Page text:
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Pressure On Medtech Companies High, And Recalls Frequent, Amidst COVID-19

Executive Summary

Medical device manufacturers are operating in what may be the industry’s most challenging business and regulatory environment in recent history, attorneys Bill McConagha and Pamela Amaechi argue in this guest article.

As medtech companies work to meet the increased demand for critical equipment and personal protection equipment (PPE) caused by the COVID-19 pandemic, they find themselves operating in what may be the industry’s most challenging business and regulatory environment in recent history.

About The Authors

Bill McConagha is a health care and life sciences partner and Pamela Amaechi is a litigation associate in the Washington, DC, office of law firm Skadden, Arps, Slate, Meagher & Flom.

The US Food and Drug Administration has devoted an immense amount of time and energy to support the COVID-19 response, and much of its initial focus on using the emergency-use pathway to bring essential devices to the front lines has been augmented by recent efforts to rid the market of underperforming or illegal products.

To this end, the FDA has prioritized identifying and removing COVID-19 related products that appear to be unsafe. After concerns surfaced about the quality of Chinese-manufactured respirators, for example, the agency pulled a number of products from its list of authorized respirators for health care providers. State emergency response agencies pursued similar action, implementing recalls of masks issued to police and first responders.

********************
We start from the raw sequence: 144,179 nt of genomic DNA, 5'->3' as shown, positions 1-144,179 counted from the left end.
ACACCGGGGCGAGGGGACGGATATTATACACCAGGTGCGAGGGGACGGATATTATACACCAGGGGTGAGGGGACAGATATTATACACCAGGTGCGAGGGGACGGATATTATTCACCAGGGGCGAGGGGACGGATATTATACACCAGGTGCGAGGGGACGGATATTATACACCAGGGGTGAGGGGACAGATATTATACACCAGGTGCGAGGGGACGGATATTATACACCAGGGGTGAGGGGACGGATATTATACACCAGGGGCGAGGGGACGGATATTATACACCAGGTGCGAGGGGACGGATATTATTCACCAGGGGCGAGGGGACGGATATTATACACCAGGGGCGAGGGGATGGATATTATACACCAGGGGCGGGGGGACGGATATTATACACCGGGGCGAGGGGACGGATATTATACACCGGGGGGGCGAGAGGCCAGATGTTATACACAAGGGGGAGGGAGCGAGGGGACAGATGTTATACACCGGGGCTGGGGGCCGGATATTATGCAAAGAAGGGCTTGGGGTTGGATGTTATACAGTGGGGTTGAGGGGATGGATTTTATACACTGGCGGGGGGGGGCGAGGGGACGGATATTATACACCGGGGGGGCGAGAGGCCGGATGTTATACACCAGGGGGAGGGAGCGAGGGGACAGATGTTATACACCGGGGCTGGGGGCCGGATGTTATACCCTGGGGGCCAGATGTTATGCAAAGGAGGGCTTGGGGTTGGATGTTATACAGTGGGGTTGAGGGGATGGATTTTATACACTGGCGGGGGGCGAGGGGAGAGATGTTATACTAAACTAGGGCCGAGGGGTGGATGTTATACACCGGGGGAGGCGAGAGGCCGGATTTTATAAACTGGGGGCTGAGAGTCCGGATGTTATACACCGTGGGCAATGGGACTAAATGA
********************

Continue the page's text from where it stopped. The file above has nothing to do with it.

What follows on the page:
“The regulatory landscape for medical devices is as complex as ever.”

In addition, the FDA acted against a number of diagnostic tests that failed to meet its efficacy threshold. Many such tests have been associated with a high rate of false negatives, which could lead patients to mistakenly believe they are not infected and risk exposing others.

At the same time, recalls of non-COVID-19 products continue apace, reinforcing that quality challenges are not unique to diagnostic tests and PPE.

While the focus on COVID-19-related products is rightly a priority for the FDA, the agency also continues to wrestle with emerging device technologies, including the integration between hardware and software. The regulation of software as a medical device (SaMD) remains a challenging and much discussed issue, and the FDA has been busy over the past year implementing provisions of the 21st Century Cures Act of 2016, which attempted to balance oversight and innovation..

William McConagha Bill McConagha

The FDA issued a final guidance document in July detailing the regulation of multiple-function device products, which builds on related guidances issued in previous years to clarify the agency’s current thinking with respect to SaMD. This guidance is timely, as firms seek more clarity on the development and management of compliant software in increasingly complex medical devices. It also calls on manufacturers to perform risk assessments to evaluate whether the non-device functions of their products affect the safety or efficacy of the device functionality.